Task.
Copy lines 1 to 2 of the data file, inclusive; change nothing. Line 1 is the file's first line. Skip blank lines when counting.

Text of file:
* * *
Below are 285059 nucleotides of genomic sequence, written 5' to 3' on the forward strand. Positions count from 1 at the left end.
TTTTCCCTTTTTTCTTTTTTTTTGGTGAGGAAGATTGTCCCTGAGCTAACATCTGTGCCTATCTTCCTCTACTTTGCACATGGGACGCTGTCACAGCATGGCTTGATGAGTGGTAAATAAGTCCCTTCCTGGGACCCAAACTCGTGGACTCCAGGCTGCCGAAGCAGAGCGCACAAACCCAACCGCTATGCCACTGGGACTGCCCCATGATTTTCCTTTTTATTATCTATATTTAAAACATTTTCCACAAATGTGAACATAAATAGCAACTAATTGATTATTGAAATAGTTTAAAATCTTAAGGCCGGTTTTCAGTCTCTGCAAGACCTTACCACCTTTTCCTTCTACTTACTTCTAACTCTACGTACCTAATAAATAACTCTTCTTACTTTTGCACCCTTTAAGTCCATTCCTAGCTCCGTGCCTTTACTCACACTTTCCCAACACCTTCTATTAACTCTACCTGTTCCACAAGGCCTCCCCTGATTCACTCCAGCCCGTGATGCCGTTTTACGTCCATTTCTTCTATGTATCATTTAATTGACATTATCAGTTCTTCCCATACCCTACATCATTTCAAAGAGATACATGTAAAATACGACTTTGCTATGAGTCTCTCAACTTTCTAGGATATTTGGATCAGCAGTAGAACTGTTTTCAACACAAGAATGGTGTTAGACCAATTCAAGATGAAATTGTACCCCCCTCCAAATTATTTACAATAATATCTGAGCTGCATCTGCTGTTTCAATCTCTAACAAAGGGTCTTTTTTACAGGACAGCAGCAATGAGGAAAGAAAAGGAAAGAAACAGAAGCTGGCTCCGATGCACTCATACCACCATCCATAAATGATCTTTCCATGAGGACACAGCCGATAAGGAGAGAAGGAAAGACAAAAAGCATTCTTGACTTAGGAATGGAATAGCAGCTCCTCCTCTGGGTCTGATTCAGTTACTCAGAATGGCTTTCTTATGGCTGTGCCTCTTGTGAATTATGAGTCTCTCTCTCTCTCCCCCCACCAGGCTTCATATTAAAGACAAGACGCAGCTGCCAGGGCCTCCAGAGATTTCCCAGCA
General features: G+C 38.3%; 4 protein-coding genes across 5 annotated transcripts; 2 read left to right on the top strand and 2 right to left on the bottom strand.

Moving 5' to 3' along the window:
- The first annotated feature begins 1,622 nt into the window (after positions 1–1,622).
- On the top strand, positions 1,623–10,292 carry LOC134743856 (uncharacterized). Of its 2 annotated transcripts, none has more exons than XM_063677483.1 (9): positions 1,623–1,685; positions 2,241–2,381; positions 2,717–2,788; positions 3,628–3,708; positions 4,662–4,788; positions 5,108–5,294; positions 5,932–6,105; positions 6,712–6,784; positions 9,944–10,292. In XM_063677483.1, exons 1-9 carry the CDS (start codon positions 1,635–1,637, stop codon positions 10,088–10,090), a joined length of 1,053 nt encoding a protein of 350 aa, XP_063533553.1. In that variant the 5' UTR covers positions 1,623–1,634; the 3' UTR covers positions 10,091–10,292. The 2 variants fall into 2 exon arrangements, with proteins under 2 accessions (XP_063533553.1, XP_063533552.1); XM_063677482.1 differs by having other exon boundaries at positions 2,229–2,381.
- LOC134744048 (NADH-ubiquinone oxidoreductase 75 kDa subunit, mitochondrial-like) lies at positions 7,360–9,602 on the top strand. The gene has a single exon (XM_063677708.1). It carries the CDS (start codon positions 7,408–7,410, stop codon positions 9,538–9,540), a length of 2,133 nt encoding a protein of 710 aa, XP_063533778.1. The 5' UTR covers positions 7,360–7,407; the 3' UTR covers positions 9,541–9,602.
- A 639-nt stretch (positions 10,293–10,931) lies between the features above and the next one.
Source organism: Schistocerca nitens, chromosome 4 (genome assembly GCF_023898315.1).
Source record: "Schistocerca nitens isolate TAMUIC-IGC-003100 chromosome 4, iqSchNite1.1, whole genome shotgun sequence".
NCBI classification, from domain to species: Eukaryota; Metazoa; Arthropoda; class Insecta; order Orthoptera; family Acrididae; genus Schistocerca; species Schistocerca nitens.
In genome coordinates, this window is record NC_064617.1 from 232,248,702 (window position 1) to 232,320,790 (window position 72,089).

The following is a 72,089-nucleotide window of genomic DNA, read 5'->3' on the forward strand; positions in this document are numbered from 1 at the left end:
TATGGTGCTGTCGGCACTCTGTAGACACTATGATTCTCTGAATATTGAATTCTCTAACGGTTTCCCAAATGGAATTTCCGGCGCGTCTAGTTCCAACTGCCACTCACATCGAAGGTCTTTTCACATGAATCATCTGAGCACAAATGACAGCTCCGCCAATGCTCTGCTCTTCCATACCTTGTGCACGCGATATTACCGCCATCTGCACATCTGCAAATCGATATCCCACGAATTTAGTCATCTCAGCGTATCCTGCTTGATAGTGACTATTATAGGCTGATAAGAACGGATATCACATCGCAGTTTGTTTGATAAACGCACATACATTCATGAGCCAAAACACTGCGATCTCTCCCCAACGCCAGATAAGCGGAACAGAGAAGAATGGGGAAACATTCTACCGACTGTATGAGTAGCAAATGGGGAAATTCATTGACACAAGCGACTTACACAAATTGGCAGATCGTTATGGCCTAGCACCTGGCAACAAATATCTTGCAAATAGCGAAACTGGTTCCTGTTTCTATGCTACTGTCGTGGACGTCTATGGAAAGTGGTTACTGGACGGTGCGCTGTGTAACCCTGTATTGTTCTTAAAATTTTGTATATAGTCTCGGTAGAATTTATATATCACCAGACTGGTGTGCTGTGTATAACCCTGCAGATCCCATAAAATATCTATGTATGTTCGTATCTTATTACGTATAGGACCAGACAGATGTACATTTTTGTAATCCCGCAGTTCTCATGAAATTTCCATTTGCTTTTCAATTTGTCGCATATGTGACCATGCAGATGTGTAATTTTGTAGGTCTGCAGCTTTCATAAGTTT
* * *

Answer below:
Below are 285059 nucleotides of genomic sequence, written 5' to 3' on the forward strand. Positions count from 1 at the left end.
TTTTCCCTTTTTTCTTTTTTTTTGGTGAGGAAGATTGTCCCTGAGCTAACATCTGTGCCTATCTTCCTCTACTTTGCACATGGGACGCTGTCACAGCATGGCTTGATGAGTGGTAAATAAGTCCCTTCCTGGGACCCAAACTCGTGGACTCCAGGCTGCCGAAGCAGAGCGCACAAACCCAACCGCTATGCCACTGGGACTGCCCCATGATTTTCCTTTTTATTATCTATATTTAAAACATTTTCCACAAATGTGAACATAAATAGCAACTAATTGATTATTGAAATAGTTTAAAATCTTAAGGCCGGTTTTCAGTCTCTGCAAGACCTTACCACCTTTTCCTTCTACTTACTTCTAACTCTACGTACCTAATAAATAACTCTTCTTACTTTTGCACCCTTTAAGTCCATTCCTAGCTCCGTGCCTTTACTCACACTTTCCCAACACCTTCTATTAACTCTACCTGTTCCACAAGGCCTCCCCTGATTCACTCCAGCCCGTGATGCCGTTTTACGTCCATTTCTTCTATGTATCATTTAATTGACATTATCAGTTCTTCCCATACCCTACATCATTTCAAAGAGATACATGTAAAATACGACTTTGCTATGAGTCTCTCAACTTTCTAGGATATTTGGATCAGCAGTAGAACTGTTTTCAACACAAGAATGGTGTTAGACCAATTCAAGATGAAATTGTACCCCCCTCCAAATTATTTACAATAATATCTGAGCTGCATCTGCTGTTTCAATCTCTAACAAAGGGTCTTTTTTACAGGACAGCAGCAATGAGGAAAGAAAAGGAAAGAAACAGAAGCTGGCTCCGATGCACTCATACCACCATCCATAAATGATCTTTCCATGAGGACACAGCCGATAAGGAGAGAAGGAAAGACAAAAAGCATTCTTGACTTAGGAATGGAATAGCAGCTCCTCCTCTGGGTCTGATTCAGTTACTCAGAATGGCTTTCTTATGGCTGTGCCTCTTGTGAATTATGAGTCTCTCTCTCTCTCCCCCCACCAGGCTTCATATTAAAGACAAGACGCAGCTGCCAGGGCCTCCAGAGATTTCCCAGCA